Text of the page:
Published: November 11th 2006July 20th 2002
Nearly a year has passed, quicker than I ever imagined possible, and after a brief interlude at home I return to embark on a second year of adventures. The first year, it goes without saying, was a time of first; some could only have only happened in Japan, others were universal. I bought my first car, lived by myself for the first time, drank sake, had a full-time job, visited a leprosy village, celebrated New Year’s on the beach, conducted my errands in a foreign tongue, traveled by the fastest train in the world. It has been a quite successful year. I made friends, both Japanese and Americans, improved my spoken Japanese beyond my expectations, traveled to nearly a dozen major cities in Japan and beyond to South Korea and a memorable three weeks in Vietnam. That is not to say there weren’t difficulties. Living in a farming and fishing village of a couple thousand of people with close to zero English ability hours away from major cities as the only Westerner does take its toll. I never really experienced prolonged culture shock, but the loneliness is difficult to endure at times. My town shuts down for the night at 8 PM and I am usually left alone with my American videos and spaghetti dinner. A goal for next year is to learn how to cook better, something Japanese perhaps.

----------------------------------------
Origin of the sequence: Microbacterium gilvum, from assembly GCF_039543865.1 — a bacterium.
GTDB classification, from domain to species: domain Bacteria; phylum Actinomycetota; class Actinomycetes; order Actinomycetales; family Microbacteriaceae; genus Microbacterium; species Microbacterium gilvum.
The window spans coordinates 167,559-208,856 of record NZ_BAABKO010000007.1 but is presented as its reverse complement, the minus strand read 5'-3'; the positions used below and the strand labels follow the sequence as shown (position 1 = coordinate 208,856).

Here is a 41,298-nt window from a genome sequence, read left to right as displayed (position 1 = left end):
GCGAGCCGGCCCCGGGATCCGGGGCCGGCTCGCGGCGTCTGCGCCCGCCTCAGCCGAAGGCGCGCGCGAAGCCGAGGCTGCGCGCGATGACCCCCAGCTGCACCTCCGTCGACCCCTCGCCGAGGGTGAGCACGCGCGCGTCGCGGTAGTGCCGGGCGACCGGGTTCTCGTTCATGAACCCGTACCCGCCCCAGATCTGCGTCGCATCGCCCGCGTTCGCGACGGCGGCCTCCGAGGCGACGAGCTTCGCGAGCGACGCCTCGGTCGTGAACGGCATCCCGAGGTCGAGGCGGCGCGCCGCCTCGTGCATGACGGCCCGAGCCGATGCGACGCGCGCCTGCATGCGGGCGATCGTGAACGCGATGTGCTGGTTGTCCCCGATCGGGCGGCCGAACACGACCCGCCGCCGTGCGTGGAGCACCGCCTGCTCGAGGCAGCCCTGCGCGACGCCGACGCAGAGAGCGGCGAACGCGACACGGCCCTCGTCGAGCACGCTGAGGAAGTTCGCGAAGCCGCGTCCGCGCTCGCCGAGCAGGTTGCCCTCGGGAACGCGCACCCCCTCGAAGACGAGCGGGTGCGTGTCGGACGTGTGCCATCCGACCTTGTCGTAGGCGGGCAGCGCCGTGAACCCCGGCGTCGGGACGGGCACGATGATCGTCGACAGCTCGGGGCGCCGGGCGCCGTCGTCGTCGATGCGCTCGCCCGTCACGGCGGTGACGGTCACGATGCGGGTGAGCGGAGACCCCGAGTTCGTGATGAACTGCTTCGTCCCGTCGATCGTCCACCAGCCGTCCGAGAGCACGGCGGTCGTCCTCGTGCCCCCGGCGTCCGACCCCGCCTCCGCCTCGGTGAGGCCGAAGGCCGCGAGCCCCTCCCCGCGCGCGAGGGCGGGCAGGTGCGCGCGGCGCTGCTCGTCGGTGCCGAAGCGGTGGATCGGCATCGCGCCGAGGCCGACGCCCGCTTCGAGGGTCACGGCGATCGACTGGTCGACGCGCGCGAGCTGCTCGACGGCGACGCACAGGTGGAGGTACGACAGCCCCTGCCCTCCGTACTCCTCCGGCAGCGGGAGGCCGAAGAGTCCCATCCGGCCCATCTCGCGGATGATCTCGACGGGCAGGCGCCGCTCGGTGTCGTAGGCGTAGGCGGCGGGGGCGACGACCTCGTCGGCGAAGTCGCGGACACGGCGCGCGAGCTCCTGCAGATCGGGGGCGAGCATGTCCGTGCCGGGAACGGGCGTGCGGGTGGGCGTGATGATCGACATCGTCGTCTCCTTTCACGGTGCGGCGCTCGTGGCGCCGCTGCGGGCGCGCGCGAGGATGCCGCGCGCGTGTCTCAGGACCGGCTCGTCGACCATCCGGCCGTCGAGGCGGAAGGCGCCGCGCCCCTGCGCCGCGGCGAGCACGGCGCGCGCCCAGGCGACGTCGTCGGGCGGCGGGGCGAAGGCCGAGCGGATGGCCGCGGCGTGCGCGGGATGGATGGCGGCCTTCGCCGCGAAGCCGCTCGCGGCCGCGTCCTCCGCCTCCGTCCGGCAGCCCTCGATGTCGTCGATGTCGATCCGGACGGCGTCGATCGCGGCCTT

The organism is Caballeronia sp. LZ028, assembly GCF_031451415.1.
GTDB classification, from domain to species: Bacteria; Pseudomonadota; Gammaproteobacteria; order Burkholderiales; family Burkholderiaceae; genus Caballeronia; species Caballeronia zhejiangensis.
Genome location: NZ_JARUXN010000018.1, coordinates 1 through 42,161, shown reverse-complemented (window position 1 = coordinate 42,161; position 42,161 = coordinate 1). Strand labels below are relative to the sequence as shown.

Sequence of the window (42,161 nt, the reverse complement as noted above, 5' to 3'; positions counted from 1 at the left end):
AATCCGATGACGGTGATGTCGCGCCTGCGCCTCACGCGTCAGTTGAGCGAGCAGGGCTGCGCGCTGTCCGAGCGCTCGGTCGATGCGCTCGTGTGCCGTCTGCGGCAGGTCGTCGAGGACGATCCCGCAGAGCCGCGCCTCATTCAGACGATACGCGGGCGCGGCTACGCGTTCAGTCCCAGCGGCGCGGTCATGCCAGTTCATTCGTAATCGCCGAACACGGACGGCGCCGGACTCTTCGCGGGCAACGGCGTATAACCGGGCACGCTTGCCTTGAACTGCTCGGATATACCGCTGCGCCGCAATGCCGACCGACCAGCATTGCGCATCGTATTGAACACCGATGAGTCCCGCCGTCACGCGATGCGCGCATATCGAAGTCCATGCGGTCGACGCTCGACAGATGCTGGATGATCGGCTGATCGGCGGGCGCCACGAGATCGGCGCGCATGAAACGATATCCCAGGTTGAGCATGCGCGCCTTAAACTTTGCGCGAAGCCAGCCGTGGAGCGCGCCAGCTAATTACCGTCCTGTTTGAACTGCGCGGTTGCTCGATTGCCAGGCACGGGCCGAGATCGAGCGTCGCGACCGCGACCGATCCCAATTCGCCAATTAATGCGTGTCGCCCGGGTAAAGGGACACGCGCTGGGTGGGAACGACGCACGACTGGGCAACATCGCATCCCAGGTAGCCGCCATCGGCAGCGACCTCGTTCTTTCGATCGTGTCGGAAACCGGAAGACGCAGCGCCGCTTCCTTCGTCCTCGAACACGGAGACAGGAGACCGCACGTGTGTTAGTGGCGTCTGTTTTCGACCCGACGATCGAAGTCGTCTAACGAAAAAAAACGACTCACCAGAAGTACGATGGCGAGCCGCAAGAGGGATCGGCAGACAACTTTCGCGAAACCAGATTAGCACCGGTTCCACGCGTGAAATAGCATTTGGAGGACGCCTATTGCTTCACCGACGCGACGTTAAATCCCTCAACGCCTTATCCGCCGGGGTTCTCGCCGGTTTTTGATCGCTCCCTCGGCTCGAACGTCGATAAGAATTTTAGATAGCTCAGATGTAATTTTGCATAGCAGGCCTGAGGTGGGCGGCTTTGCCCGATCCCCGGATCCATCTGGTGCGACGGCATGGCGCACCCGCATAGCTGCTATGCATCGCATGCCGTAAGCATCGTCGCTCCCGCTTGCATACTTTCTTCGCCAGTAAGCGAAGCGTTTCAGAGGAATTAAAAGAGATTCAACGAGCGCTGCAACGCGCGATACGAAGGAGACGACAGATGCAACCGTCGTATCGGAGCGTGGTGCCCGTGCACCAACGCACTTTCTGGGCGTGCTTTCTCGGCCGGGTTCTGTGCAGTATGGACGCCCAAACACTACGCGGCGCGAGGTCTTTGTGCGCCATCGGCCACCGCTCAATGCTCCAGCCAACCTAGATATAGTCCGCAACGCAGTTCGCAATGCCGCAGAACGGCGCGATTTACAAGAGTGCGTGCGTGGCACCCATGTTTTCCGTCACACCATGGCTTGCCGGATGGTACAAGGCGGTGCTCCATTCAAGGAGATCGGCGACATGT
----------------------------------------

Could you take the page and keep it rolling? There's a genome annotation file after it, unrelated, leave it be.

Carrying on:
The year ends ironically with more stress than I have experienced up until this point on account of a change in Japanese law. The international driver’s license, which I obtained prior to coming to Japan officially expires on July 28. I was expecting to be able to renew said license when I go home next week. Unfortunately thanks to the Japanese government, renewal is no longer a possibility. Instead I am required to procure a genuine certified Japanese drivers license. Guess what that means? Yours truly has to take the driving test in Japan, probably multiple times because the authorities are notorious for failing people for the slightest infringement. Needless to say, I am not looking forward to that cultural experience but it awaits me nonetheless soon after I return from the States.